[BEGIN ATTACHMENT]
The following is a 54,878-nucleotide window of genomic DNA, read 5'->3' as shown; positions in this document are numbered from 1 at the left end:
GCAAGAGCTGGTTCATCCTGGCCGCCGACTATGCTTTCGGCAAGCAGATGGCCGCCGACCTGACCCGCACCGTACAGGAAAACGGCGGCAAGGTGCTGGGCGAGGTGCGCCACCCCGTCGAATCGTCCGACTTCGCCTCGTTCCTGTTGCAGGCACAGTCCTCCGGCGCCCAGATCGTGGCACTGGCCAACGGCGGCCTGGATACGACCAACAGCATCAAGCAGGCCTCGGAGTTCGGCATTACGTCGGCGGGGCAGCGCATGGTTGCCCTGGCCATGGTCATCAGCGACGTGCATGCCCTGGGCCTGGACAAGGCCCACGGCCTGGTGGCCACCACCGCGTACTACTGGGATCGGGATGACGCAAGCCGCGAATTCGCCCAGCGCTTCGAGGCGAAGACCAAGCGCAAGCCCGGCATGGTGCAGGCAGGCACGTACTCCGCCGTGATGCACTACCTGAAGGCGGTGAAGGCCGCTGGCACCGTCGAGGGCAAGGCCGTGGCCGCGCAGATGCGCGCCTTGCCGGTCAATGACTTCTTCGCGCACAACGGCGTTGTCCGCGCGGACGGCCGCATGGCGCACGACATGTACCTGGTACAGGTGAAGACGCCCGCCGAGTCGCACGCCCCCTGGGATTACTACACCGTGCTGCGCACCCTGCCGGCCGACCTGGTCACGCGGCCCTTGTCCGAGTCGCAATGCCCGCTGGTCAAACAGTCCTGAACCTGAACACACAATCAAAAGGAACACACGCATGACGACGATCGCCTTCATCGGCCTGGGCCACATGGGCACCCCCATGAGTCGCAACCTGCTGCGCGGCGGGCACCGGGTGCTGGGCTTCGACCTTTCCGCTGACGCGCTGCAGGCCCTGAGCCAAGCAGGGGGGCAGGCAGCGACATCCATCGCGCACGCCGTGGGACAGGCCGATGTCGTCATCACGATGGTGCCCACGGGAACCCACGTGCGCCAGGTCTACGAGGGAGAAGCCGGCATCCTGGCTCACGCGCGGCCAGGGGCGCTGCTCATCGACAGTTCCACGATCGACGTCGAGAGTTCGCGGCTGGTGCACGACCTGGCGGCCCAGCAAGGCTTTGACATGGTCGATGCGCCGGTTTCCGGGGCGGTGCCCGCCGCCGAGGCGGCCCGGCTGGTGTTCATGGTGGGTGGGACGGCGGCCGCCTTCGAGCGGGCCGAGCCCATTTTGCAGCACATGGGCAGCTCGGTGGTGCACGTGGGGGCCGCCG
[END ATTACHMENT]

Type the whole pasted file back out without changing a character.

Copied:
The following is a 54,878-nucleotide window of genomic DNA, read 5'->3' as shown; positions in this document are numbered from 1 at the left end:
GCAAGAGCTGGTTCATCCTGGCCGCCGACTATGCTTTCGGCAAGCAGATGGCCGCCGACCTGACCCGCACCGTACAGGAAAACGGCGGCAAGGTGCTGGGCGAGGTGCGCCACCCCGTCGAATCGTCCGACTTCGCCTCGTTCCTGTTGCAGGCACAGTCCTCCGGCGCCCAGATCGTGGCACTGGCCAACGGCGGCCTGGATACGACCAACAGCATCAAGCAGGCCTCGGAGTTCGGCATTACGTCGGCGGGGCAGCGCATGGTTGCCCTGGCCATGGTCATCAGCGACGTGCATGCCCTGGGCCTGGACAAGGCCCACGGCCTGGTGGCCACCACCGCGTACTACTGGGATCGGGATGACGCAAGCCGCGAATTCGCCCAGCGCTTCGAGGCGAAGACCAAGCGCAAGCCCGGCATGGTGCAGGCAGGCACGTACTCCGCCGTGATGCACTACCTGAAGGCGGTGAAGGCCGCTGGCACCGTCGAGGGCAAGGCCGTGGCCGCGCAGATGCGCGCCTTGCCGGTCAATGACTTCTTCGCGCACAACGGCGTTGTCCGCGCGGACGGCCGCATGGCGCACGACATGTACCTGGTACAGGTGAAGACGCCCGCCGAGTCGCACGCCCCCTGGGATTACTACACCGTGCTGCGCACCCTGCCGGCCGACCTGGTCACGCGGCCCTTGTCCGAGTCGCAATGCCCGCTGGTCAAACAGTCCTGAACCTGAACACACAATCAAAAGGAACACACGCATGACGACGATCGCCTTCATCGGCCTGGGCCACATGGGCACCCCCATGAGTCGCAACCTGCTGCGCGGCGGGCACCGGGTGCTGGGCTTCGACCTTTCCGCTGACGCGCTGCAGGCCCTGAGCCAAGCAGGGGGGCAGGCAGCGACATCCATCGCGCACGCCGTGGGACAGGCCGATGTCGTCATCACGATGGTGCCCACGGGAACCCACGTGCGCCAGGTCTACGAGGGAGAAGCCGGCATCCTGGCTCACGCGCGGCCAGGGGCGCTGCTCATCGACAGTTCCACGATCGACGTCGAGAGTTCGCGGCTGGTGCACGACCTGGCGGCCCAGCAAGGCTTTGACATGGTCGATGCGCCGGTTTCCGGGGCGGTGCCCGCCGCCGAGGCGGCCCGGCTGGTGTTCATGGTGGGTGGGACGGCGGCCGCCTTCGAGCGGGCCGAGCCCATTTTGCAGCACATGGGCAGCTCGGTGGTGCACGTGGGGGCCGCCG